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  • New European Guidelines uphold the right to "ridicule" religion or belief, including on social media
  • The rights of atheists and other non-theists are upheld under 'religion or belief'
  • Concern that the Guidelines fail to explicitly condem 'blasphemy' laws

Humanists have welcomed new European guidelines on religion or belief, which reinforce the inclusion of atheistic and other non-theistic views, as well as stressing the importance of free expression. States which impose certain restrictions on other rights based on a dominant religion also come in for criticism.

The Council of Foreign Affairs Ministers of the EU adopted the new “EU Guidelines on the promotion and protection of freedom of religion or belief” (PDF) in Luxembourg on Monday.

The guidelines state the EU's impartiality towards religion or belief, as well as aiming to promote freedom of religion and belief in non-EU states and to address violations of this right abroad.

Pitfalls avoided

The European Humanist Federation (EHF) said it was pleased to see that the Council adopted the balanced approach proposed by the European External Action Service. This was despite "some conservative voices" heard earlier in the month at the European Parliament, whose previous proposed amendments would have compromised education by allowing parents an unfettered right to deny any “interference” by the state if it went against their beliefs. In practice this may have meant that some parents could  have refused all science, sport, sexuality or comparative religious education classes, for example.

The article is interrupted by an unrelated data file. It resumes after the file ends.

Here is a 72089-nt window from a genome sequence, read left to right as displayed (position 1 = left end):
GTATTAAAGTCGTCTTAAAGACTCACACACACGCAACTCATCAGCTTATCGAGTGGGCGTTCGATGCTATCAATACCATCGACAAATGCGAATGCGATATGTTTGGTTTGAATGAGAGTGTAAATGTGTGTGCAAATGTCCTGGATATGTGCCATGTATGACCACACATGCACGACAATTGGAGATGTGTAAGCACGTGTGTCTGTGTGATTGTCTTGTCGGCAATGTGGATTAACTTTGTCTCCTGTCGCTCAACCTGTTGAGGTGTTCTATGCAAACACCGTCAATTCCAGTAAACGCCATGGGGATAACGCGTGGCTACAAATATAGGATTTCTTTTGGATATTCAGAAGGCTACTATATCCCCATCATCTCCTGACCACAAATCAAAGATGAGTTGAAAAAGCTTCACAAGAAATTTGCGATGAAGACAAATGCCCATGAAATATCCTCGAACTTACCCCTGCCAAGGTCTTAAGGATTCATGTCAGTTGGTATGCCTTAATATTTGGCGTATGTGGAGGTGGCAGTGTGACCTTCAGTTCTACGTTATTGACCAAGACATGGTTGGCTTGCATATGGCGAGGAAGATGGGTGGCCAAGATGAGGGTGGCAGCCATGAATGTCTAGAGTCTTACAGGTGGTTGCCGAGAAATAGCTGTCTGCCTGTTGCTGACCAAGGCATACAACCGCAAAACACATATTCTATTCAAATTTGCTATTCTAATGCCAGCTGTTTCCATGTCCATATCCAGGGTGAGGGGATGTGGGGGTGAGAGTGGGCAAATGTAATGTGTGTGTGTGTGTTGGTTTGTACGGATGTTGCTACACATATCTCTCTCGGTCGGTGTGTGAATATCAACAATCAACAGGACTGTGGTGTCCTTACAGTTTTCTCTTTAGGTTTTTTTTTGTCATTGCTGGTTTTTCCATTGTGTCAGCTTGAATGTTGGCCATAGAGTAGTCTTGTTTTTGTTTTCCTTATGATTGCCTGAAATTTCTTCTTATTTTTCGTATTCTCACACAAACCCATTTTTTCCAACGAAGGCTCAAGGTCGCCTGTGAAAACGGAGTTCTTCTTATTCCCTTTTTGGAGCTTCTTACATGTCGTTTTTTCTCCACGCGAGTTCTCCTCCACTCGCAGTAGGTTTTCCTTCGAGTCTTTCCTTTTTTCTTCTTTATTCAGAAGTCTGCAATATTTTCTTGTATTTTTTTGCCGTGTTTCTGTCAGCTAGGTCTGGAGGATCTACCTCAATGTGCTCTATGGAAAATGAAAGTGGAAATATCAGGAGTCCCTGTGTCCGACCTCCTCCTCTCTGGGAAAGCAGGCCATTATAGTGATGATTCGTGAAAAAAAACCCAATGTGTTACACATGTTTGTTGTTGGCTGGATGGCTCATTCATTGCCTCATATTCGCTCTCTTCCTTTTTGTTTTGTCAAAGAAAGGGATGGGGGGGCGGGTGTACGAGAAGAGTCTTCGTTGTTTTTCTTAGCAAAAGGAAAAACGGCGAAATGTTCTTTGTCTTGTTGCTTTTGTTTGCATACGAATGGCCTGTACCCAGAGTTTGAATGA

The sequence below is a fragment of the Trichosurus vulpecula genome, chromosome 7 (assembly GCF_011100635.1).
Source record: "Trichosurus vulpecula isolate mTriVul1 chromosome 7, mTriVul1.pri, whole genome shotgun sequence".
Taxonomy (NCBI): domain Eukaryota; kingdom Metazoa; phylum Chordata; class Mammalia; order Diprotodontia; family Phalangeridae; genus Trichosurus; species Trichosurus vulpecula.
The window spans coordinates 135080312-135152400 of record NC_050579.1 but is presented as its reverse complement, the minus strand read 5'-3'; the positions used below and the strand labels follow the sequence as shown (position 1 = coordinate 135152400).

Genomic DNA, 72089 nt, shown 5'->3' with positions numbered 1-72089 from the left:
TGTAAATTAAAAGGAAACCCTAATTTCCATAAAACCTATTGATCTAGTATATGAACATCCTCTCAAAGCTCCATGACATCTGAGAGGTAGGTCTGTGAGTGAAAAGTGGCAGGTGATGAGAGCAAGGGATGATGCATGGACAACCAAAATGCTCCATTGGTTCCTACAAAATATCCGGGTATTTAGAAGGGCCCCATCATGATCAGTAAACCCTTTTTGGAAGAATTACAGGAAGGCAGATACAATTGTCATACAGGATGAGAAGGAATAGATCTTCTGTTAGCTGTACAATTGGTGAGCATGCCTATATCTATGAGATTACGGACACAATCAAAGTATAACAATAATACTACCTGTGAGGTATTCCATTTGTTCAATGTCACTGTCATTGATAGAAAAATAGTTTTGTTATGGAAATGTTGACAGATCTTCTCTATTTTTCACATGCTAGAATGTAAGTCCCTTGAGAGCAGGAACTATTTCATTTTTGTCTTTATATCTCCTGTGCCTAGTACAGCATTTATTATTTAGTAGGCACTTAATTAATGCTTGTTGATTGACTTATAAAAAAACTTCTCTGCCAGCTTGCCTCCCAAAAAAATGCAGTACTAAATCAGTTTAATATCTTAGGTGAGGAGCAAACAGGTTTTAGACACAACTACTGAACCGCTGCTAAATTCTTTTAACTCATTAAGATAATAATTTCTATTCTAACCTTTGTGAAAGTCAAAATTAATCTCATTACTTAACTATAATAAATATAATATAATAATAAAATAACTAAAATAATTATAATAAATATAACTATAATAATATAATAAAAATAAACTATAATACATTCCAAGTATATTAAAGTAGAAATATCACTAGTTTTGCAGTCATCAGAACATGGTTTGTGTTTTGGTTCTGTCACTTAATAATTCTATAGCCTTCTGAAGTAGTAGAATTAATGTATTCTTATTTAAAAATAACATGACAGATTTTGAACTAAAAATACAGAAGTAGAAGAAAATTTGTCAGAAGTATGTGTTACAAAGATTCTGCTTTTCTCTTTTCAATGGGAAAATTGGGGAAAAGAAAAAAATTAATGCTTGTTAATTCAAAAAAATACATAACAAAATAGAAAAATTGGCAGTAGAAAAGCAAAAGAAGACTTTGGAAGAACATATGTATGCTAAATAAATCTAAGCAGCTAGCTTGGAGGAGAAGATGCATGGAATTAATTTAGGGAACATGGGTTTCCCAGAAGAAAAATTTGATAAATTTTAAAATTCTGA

Sonja Eggerickx, president of the International Humanist and Ethical Union (IHEU), said, “We are very pleased that sense prevailed here and that these Guidelines reflect the clear intention of the original Article 18 of the Universal Declaration of Human Rights and subsequent elaborations. The emerging autonomy of the child and the development of the child’s own beliefs should not as a matter of course come second place to a parent’s desire to instil doctrine, and the Guidelines as adopted have thankfully avoided that pitfall.

“We believe these Guidelines now offer a solid basis on which to abolish the remaining laws against ‘blasphemy’ and ‘religious offence’ in European Member States. The Guidelines provide a model on the importance of a human rights-based approach to religion or belief, as opposed to the spurious and dangerous idea that religion per se should be protected from criticism.”

Rights of the non-religious and freedom of expression upheld

The rights of people holding non-theistic and atheistic beliefs will be equally protected by the EU as well as the right to change one's religion or belief, including to leave any religion. The EU will also oppose any religious justification to restrictions on other fundamental rights and to violence against women, children, and members of religious minorities. The rights of persons on the basis of their sexual orientation and gender identity are similarly upheld by the Guidelines, as well as elaborated further in the new "Guidelines to promote and protect the enjoyment of all human rights by lesbian, gay, bisexual, transgender and intersex (LGBTI) persons" (PDF) adopted by the Counicl on the same day.